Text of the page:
Oprah Winfrey Selects The Underground Railroad as Her Next Book Club Pick
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Colson Whitehead’s new novel was moved up to time with the pick
“I was blown away by it… ‘Blown away’ is an often-used expression, but with this book it was to the point of sometimes putting it down and saying, ‘I can’t read anymore. I don’t want to turn the page. I want to know what happens, but I don’t want to know what happens.’”
Oprah was in fact so floored by the power of the novel, that she selected it as the latest inclusion for her Book Club 2.0, making it only the fifth selection since 2.0 launched in 2012 following the end of her talk show.
This announcement has, with immediate effect, altered the sales-trajectory of Whitehead’s novel: Doubleday, the book’s publisher, moved up the release of the novel from September 13th to today! According to the imprint’s twitter account, they’re fairly and rightfully happy, to say the least:
“Man, we love you guys. The Underground Railroad is now trending on Twitter and we’re just over here giddy that the book is finally here!”
The Chicago Tribune has reported that Doubleday, with news of Oprah’s announcement, has also increased the first printing from 75,000 to a whopping 200,000. Though Oprah has acknowledged diminished subsequent sales Club picks since the days of her TV show, today’s news should leave no doubt that the Oprah Effect can still take root. As she says, “I’m an exposure agent, trying to get the word out.”
In addition to what will surely prove to be wide popular acclaim, the book has also captured some very high critical marks out of the gate. Michiko Kakutani — a seemingly inexhaustible and often times notably harsh critic — penned a beautiful review of the book for The New York Times, introducing it as:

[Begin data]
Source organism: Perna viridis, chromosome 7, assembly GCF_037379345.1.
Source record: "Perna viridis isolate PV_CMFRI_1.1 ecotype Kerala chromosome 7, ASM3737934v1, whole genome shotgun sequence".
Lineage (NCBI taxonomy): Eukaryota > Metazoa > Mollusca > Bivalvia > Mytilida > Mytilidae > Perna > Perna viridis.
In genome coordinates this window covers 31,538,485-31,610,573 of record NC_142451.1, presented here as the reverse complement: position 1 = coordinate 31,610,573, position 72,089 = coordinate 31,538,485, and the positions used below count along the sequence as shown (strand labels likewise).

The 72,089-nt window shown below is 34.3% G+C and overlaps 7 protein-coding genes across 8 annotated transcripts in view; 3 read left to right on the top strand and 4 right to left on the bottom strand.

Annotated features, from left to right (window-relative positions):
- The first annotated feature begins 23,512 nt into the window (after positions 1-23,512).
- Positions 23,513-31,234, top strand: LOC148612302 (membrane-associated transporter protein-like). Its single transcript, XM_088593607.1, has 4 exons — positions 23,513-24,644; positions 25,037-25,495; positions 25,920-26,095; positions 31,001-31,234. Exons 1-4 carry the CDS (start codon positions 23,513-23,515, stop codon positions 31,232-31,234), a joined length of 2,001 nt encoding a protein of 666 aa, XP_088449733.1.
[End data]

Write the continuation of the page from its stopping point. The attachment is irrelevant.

a potent, almost hallucinatory novel that leaves the reader with a devastating understanding of the terrible human costs of slavery… One of the remarkable things about this novel is how Mr. Whitehead found an elastic voice that accommodates both brute realism and fable-like allegory…a voice that enables him to convey the historical horrors of slavery with raw, shocking power.
The novel follows Cora, a slave fleeing a Georgia plantation where she was born and a plantation from which her own mother had already escaped. Perhaps the most well-known aspect of the novel pre-publication is the book’s transformation of “the underground railroad”, from a moniker for the network of activists who helped slaves escape the South, to a literalized physical locomotive.
I think it is safe to say that Oprah has selected one of the best, if not one of the most important, books of this year to add to her well-respected Book Club List.